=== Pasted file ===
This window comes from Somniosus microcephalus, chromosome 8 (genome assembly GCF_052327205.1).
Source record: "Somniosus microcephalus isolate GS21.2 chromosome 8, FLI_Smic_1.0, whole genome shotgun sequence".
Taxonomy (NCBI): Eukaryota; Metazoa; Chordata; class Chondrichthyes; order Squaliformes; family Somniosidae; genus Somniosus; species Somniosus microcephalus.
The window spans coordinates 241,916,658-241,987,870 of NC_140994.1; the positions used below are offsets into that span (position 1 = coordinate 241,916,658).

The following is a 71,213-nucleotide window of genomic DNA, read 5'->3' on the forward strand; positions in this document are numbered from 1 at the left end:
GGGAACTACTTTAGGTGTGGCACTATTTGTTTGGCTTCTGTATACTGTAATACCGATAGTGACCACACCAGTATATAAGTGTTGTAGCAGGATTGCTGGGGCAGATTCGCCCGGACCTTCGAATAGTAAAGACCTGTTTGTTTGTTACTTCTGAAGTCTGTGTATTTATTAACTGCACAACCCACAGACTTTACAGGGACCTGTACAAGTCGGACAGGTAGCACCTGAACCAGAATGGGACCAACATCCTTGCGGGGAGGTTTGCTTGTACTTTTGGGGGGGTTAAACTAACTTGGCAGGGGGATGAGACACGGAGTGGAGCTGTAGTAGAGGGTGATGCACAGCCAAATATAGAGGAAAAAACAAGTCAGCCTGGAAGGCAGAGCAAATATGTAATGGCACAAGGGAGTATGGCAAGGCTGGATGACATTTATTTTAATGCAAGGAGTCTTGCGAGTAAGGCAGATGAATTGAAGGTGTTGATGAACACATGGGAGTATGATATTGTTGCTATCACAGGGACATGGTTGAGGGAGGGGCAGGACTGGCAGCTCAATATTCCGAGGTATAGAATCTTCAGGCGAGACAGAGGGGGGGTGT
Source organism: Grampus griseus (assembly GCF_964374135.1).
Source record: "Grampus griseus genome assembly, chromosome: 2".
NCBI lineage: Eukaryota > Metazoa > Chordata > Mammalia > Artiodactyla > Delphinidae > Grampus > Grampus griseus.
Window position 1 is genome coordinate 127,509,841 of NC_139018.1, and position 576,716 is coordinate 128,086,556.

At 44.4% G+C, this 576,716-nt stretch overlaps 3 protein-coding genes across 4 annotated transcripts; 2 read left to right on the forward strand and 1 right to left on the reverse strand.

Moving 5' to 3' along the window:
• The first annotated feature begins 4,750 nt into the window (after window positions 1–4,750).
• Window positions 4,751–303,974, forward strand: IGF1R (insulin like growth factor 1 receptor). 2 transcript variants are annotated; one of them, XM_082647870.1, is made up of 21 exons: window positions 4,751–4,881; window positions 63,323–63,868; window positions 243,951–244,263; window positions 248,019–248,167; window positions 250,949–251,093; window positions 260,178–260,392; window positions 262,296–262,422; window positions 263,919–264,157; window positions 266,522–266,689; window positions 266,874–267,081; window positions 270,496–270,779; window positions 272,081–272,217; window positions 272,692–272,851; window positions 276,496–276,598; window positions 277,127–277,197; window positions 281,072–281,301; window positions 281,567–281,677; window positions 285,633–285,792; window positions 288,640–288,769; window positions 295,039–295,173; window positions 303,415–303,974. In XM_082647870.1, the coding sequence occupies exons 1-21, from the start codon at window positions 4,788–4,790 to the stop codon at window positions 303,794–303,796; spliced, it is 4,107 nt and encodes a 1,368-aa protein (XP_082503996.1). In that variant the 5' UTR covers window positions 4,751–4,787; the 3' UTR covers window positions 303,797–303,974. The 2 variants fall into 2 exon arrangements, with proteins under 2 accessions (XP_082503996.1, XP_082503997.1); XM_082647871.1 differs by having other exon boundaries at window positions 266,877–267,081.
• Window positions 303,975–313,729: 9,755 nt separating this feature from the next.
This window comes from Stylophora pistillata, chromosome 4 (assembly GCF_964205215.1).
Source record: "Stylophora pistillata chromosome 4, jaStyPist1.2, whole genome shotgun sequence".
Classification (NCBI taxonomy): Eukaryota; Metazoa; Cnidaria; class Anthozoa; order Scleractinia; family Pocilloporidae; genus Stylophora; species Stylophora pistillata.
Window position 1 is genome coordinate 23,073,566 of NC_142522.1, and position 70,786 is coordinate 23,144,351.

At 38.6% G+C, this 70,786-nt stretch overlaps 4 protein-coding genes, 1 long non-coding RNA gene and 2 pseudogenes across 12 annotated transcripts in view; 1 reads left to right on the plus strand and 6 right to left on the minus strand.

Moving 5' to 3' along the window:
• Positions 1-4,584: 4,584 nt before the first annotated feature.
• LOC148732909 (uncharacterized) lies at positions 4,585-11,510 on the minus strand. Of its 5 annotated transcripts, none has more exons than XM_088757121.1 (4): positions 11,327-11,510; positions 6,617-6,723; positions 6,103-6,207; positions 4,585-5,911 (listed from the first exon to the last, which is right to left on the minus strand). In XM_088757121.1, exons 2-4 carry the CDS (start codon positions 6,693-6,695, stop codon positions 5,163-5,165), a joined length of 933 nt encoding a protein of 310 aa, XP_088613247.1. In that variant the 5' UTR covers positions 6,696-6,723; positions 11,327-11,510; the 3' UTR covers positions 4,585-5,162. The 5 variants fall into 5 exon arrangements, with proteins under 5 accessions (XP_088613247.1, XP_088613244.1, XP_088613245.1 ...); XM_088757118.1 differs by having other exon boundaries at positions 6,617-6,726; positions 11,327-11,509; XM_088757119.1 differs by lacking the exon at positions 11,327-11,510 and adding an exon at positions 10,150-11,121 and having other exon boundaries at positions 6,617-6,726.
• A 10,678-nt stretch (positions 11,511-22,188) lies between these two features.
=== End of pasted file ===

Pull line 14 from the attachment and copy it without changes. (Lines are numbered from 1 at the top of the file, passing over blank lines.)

• Window positions 4,751–303,974, forward strand: IGF1R (insulin like growth factor 1 receptor). 2 transcript variants are annotated; one of them, XM_082647870.1, is made up of 21 exons: window positions 4,751–4,881; window positions 63,323–63,868; window positions 243,951–244,263; window positions 248,019–248,167; window positions 250,949–251,093; window positions 260,178–260,392; window positions 262,296–262,422; window positions 263,919–264,157; window positions 266,522–266,689; window positions 266,874–267,081; window positions 270,496–270,779; window positions 272,081–272,217; window positions 272,692–272,851; window positions 276,496–276,598; window positions 277,127–277,197; window positions 281,072–281,301; window positions 281,567–281,677; window positions 285,633–285,792; window positions 288,640–288,769; window positions 295,039–295,173; window positions 303,415–303,974. In XM_082647870.1, the coding sequence occupies exons 1-21, from the start codon at window positions 4,788–4,790 to the stop codon at window positions 303,794–303,796; spliced, it is 4,107 nt and encodes a 1,368-aa protein (XP_082503996.1). In that variant the 5' UTR covers window positions 4,751–4,787; the 3' UTR covers window positions 303,797–303,974. The 2 variants fall into 2 exon arrangements, with proteins under 2 accessions (XP_082503996.1, XP_082503997.1); XM_082647871.1 differs by having other exon boundaries at window positions 266,877–267,081.